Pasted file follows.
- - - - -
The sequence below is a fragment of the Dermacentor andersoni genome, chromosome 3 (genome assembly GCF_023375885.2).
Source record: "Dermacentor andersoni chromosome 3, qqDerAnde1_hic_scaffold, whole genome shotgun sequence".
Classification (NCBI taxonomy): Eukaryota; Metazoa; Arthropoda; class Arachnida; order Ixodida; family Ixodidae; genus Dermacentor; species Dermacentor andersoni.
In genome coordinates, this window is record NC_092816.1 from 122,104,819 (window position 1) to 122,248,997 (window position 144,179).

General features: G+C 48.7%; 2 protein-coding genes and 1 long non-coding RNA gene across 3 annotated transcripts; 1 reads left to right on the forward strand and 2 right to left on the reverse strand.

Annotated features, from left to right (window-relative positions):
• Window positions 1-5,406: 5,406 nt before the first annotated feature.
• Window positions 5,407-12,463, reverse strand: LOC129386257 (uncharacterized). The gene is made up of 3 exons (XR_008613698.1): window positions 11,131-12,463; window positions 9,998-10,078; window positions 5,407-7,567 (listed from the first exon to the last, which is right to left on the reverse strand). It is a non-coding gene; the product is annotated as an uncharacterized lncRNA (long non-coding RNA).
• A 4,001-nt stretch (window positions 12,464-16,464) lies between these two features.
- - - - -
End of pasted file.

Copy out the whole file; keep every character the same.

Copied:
The sequence below is a fragment of the Dermacentor andersoni genome, chromosome 3 (genome assembly GCF_023375885.2).
Source record: "Dermacentor andersoni chromosome 3, qqDerAnde1_hic_scaffold, whole genome shotgun sequence".
Classification (NCBI taxonomy): Eukaryota; Metazoa; Arthropoda; class Arachnida; order Ixodida; family Ixodidae; genus Dermacentor; species Dermacentor andersoni.
In genome coordinates, this window is record NC_092816.1 from 122,104,819 (window position 1) to 122,248,997 (window position 144,179).

General features: G+C 48.7%; 2 protein-coding genes and 1 long non-coding RNA gene across 3 annotated transcripts; 1 reads left to right on the forward strand and 2 right to left on the reverse strand.

Annotated features, from left to right (window-relative positions):
• Window positions 1-5,406: 5,406 nt before the first annotated feature.
• Window positions 5,407-12,463, reverse strand: LOC129386257 (uncharacterized). The gene is made up of 3 exons (XR_008613698.1): window positions 11,131-12,463; window positions 9,998-10,078; window positions 5,407-7,567 (listed from the first exon to the last, which is right to left on the reverse strand). It is a non-coding gene; the product is annotated as an uncharacterized lncRNA (long non-coding RNA).
• A 4,001-nt stretch (window positions 12,464-16,464) lies between these two features.